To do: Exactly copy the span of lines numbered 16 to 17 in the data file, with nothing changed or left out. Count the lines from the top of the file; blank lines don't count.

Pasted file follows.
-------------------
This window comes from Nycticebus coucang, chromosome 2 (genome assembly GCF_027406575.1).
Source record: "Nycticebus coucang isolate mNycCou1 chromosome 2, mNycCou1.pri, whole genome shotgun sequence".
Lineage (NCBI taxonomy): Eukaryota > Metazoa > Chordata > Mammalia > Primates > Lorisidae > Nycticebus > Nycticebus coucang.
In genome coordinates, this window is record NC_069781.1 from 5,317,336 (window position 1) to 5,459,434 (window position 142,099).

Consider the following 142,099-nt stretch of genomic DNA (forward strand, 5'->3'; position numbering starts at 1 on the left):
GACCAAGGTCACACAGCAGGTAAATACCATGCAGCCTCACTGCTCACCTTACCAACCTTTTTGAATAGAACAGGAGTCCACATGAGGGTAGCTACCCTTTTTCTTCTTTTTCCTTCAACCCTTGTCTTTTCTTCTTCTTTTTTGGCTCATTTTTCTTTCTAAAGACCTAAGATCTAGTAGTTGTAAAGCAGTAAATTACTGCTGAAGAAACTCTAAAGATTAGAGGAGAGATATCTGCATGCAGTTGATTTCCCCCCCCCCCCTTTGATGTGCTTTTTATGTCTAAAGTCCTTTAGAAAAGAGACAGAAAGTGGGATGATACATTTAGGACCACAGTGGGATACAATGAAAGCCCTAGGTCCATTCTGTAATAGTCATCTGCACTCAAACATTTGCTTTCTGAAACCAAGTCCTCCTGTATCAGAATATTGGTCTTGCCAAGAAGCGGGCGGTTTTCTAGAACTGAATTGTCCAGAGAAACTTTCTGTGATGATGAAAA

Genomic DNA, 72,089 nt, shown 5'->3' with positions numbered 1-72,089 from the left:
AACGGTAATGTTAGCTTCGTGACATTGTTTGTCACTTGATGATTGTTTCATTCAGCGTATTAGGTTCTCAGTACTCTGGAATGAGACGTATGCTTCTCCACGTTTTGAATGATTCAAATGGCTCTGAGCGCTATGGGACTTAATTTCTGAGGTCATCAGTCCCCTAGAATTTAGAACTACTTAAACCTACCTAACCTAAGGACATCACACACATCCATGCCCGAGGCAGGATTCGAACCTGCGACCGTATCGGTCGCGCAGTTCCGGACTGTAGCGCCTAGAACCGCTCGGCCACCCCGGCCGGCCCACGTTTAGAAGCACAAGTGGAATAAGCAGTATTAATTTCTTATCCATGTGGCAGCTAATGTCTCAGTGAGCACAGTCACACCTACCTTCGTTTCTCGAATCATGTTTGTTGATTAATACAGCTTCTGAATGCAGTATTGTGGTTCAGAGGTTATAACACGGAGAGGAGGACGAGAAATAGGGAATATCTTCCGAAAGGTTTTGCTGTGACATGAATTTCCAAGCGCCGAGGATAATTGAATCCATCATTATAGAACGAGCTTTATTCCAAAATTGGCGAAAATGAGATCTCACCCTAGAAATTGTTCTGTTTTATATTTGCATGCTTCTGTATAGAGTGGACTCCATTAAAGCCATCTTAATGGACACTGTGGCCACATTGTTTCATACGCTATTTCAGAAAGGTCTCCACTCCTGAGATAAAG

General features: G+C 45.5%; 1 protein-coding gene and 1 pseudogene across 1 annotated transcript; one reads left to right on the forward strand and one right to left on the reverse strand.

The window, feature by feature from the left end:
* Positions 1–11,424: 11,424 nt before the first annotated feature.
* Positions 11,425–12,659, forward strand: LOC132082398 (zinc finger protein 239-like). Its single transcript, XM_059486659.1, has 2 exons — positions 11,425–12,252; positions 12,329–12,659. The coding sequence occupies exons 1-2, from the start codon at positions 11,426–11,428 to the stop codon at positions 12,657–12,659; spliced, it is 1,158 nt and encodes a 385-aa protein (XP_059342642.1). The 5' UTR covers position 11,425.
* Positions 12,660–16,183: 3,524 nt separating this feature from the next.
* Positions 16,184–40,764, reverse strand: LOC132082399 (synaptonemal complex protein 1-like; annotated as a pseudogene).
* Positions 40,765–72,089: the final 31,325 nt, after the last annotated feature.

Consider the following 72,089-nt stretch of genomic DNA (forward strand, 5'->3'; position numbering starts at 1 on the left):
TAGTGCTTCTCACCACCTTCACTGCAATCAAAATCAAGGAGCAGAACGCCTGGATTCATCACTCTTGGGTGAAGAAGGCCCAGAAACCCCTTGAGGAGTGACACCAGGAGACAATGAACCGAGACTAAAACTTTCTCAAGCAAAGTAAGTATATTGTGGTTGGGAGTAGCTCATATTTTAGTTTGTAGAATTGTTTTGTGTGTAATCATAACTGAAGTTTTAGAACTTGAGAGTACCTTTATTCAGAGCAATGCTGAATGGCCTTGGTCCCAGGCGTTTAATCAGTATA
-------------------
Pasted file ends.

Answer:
Consider the following 72,089-nt stretch of genomic DNA (forward strand, 5'->3'; position numbering starts at 1 on the left):
TAGTGCTTCTCACCACCTTCACTGCAATCAAAATCAAGGAGCAGAACGCCTGGATTCATCACTCTTGGGTGAAGAAGGCCCAGAAACCCCTTGAGGAGTGACACCAGGAGACAATGAACCGAGACTAAAACTTTCTCAAGCAAAGTAAGTATATTGTGGTTGGGAGTAGCTCATATTTTAGTTTGTAGAATTGTTTTGTGTGTAATCATAACTGAAGTTTTAGAACTTGAGAGTACCTTTATTCAGAGCAATGCTGAATGGCCTTGGTCCCAGGCGTTTAATCAGTATA